Professor Ian Young talked away about nuts, expensive margarine, salt, exercise, the ‘J’-curve for alcohol, etc. But he conceded that only 10% of our cholesterol comes from diet. So, surely the question is why do we MAKE too much? What regulates the synthetic pathway? [***] Does alcohol in excess of 2 units per day, or smoking, etc, up-regulate the synthetic pathway, or affect the partitioning between pools of cholesterol, e.g. by enhancing oxidative damage? What is the rôle of lipid oxidation (briefly mentioned by Young)?

Young pointed out that HDL-cholesterol is “good”; that low ‘cardiovascular risk’ correlates with higher HDL (in the 1 – 2 mM range, independently of LDL or total Ch.); in fact high HDL-Ch is 10-fold healthier than low HDL-Ch (while low LDL-Ch is only 3 times healthier than high LDL-Ch); the best predictor of heart disease is therefore the ratio LDL/HDL, the next best is HDL, the least good is LDL or total blood cholesterol. So, further good questions would be: what determines partitioning of cholesterol between the various ‘pools’ of cholesterol (HDL, LDL, cell membranes and atherosclerotic plaque, its locus operandi (where it is needed, in muscle and nerve membranes), and its locus morbidus (i.e. coronary plaques where it appears to be deleterious)?  Also, what is the rôle of lipid oxidation in affecting the partitioning? Presumably the HDL particle is picking up and re-locating cholesterol and is wholly good. But it is 'HDL-cholesterol' that is measured, so we do not know if the HDL is largely unloaded or nearly full; the latter giving the impression of plenty of HDL particles, but actually being nearly useless as a scavenger. There is a route for elimination of lipid, lipid-cholesterol-ester and cholesterol which involves liver, bile and gut. Guessing here, and maybe naively, but is it damaged (e.g. oxidized) fat/cholesterol that is eliminated, rather than merely surplus? So, there are plenty of unanswered questions.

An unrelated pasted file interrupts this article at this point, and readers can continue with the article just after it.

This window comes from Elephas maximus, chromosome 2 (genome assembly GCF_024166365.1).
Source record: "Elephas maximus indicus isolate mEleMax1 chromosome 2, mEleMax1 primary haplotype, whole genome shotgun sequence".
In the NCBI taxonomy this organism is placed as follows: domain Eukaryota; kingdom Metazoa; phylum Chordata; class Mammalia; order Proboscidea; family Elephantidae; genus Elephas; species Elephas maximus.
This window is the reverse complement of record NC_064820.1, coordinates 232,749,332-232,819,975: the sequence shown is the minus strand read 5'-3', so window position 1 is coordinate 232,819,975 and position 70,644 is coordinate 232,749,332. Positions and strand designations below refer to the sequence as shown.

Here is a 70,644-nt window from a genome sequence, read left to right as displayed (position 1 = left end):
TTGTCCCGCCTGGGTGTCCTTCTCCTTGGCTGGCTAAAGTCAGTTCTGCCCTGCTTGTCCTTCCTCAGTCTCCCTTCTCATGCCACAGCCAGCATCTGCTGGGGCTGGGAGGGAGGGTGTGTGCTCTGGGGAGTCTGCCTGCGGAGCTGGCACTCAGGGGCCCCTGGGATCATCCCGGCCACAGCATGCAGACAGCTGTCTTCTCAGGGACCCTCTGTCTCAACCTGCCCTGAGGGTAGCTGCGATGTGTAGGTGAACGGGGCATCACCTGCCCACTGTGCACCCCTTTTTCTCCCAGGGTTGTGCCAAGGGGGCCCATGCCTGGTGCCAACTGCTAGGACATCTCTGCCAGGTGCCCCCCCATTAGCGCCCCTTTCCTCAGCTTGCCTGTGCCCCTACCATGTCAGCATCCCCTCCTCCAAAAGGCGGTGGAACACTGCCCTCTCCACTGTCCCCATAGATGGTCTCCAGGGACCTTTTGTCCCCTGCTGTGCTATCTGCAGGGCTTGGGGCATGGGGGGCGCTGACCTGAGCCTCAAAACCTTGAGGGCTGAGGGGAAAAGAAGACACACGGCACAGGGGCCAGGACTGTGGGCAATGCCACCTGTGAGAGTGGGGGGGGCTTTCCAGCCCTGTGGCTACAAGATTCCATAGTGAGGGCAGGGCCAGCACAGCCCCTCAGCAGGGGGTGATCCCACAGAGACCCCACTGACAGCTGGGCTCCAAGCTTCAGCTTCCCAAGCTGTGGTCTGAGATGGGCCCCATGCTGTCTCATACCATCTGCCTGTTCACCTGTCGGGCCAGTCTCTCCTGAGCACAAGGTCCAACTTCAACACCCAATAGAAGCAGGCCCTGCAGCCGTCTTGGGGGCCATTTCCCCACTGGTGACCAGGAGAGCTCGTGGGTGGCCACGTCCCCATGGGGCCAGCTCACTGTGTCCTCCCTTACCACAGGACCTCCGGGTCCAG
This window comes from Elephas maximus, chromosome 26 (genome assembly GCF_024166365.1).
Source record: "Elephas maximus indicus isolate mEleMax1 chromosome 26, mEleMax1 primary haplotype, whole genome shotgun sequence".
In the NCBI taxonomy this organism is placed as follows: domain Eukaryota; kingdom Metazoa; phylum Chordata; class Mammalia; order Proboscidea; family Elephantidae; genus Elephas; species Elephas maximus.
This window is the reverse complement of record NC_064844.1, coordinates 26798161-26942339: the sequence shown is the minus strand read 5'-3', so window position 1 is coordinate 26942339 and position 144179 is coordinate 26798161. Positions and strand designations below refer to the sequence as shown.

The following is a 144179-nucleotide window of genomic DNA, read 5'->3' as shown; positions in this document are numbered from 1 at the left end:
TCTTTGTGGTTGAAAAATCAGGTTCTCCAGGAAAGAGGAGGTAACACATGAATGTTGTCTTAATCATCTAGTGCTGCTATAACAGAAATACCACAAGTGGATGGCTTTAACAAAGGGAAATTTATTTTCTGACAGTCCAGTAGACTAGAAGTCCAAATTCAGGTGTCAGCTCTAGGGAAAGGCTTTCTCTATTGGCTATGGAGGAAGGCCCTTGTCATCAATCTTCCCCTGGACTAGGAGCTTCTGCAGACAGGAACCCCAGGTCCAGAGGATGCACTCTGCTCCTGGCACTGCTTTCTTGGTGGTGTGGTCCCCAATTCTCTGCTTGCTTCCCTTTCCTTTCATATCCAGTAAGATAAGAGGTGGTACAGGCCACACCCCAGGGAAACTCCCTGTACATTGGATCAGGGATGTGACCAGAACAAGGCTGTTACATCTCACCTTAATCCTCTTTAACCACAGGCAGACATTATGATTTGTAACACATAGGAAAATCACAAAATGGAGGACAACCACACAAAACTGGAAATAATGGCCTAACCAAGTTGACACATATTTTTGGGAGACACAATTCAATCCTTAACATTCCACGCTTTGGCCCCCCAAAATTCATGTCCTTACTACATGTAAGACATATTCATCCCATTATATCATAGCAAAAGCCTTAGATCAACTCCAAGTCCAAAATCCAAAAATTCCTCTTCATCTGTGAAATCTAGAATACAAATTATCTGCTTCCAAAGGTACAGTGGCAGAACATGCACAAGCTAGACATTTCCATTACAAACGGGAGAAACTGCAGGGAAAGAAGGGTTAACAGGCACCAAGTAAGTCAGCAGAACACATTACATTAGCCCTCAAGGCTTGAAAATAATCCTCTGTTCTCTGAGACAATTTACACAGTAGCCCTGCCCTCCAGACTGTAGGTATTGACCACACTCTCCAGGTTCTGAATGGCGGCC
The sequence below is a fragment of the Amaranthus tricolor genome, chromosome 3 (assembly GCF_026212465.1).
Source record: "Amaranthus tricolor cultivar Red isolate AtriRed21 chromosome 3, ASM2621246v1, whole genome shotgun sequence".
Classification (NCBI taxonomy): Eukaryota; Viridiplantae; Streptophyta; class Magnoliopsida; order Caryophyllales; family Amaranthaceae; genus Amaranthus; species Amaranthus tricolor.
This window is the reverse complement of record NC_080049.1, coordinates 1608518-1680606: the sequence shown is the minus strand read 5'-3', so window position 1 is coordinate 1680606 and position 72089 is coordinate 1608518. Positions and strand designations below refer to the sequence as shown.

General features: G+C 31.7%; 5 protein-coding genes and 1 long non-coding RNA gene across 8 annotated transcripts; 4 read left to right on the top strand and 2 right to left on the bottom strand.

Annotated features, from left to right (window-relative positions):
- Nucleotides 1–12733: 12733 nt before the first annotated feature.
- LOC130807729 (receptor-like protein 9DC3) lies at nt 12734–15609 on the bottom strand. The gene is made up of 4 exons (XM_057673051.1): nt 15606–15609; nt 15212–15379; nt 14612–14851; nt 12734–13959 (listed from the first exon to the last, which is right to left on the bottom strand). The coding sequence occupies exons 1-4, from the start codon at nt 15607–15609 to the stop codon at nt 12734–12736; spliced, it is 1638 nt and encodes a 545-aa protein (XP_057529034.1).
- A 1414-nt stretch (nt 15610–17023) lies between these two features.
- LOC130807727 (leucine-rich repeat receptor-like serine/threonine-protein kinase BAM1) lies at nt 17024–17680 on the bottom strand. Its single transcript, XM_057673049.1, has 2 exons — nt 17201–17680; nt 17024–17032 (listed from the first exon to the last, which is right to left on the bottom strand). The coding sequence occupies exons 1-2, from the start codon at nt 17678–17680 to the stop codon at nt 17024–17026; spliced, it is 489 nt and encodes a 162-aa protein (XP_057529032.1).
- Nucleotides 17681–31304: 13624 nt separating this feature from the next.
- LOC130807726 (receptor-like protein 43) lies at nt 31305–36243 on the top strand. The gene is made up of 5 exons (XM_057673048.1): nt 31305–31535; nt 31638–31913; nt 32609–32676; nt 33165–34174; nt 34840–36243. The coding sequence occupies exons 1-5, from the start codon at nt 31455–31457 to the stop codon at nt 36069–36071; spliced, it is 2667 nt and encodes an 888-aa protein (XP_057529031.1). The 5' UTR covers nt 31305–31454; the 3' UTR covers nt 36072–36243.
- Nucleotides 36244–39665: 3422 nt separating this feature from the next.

Perhaps the coronary plaques are, in a wider sense, beneficial. After all, they protect us against suffering from Alzheimer’s disease, and a lingering death! What, in any case, are the evolutionary benefits (to the genes) of surviving beyond the age of 70? The benefits must be very small and may be negative; a little ‘grandparenting’ perhaps, and some dubiously relevant ‘advice’; but does that pay for the food and the space?

(*  mmol total cholesterol per litre blood)
(**  There are many types of familial hypercholesterolaemia; the most common by a factor of 2 is a defective LDL-receptor, which presumably hoicks LDL particles out of the circulation and into some (presumably) removal pathway.) 
(***   My erstwhile colleague Loranne Agius suggested that the ingestion of excess carbohydrate feeds into fat production in the liver which requires cholesterol for its excretion.)